Monday, August 1, 2016

A CountdownLatch for C++ multi-threaded programs

Java standard library comes with CountDownLatch which is  synchronization aid which allows one or more threads to wait on until a set of operations being performed by other threads completes.

For  example, let one thread input a string to some queues (one or two queues) and wait for completion of two operations, which are:
  1. Calculating the hashcode of the string
  2. Finding the count of unique chars in the string
The task submitter may wait asynchronously on the countdownlatch for the operations to be completed. The task executor threads will countdown the countdown latch once they complete their operations. Waiters get notified once the count of the countdownlatch reches zero. In this example, the waiter thread will create a countdownlatch object with count 2 and somehow pass the reference of the countdownlatch object to the executor threads (May be putting the string and pointer to the countdownlatch object in the task object).

We may achieve similar functionalities using Posix thread mutexes and condition variables (Threading libraries other than pthread will work as well). But as CountDownLatch is an useful and frequently used patterns, so it will be nice to have a library for the same.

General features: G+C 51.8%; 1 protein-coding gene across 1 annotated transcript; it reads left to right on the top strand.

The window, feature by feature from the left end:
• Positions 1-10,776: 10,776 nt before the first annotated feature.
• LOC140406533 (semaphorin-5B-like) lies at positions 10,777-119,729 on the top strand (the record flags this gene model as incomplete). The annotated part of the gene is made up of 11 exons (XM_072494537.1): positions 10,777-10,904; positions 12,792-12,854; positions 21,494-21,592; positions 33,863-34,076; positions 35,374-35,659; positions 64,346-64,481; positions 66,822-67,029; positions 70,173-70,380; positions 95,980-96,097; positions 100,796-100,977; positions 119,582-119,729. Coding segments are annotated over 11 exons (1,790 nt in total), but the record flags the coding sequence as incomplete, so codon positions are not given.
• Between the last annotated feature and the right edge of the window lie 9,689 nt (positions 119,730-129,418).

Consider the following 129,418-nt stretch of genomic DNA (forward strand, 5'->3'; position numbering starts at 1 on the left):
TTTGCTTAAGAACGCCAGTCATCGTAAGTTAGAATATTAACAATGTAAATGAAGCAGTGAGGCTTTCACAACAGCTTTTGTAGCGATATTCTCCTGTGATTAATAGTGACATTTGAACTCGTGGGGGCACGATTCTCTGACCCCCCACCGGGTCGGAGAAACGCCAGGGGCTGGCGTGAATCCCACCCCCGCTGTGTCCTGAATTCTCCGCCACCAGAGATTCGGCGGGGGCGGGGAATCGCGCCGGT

I implemented a CountDownLatch class for C++ in less than 100 lines of code which provides similar functionalities as its Java counterpart. The code is available in Github(countdownlatch). May be useful for you as well :):):)...........

Below is a sample program demonstrating the use of countdownlatch:

#include <unistd.h>
#include <thread>
#include <vector>
#include <iostream>
#include <countdownlatch.hpp>

void fun(clatch::countdownlatch *cl) {
    std::cout << "Wait is over " << std::endl;

int main() {
    auto cl = new clatch::countdownlatch(10);
    int i = 0;
    std::vector<std::thread*> ts;
    while (i++ < 2) {
        std::thread *t  = new std::thread(fun, cl);

    i = 0;
    while (i++ < 10) {
    i = 0;
    while (i < 2) {
    i = 0;
    while (i < 2) {
        delete ts[i++];
    delete cl;
    return 0;



  1. So, in other words, you are actually implementing a 'barrier' mechanism ?

    1. No.. It's very similar to the countdown latch that Java provides.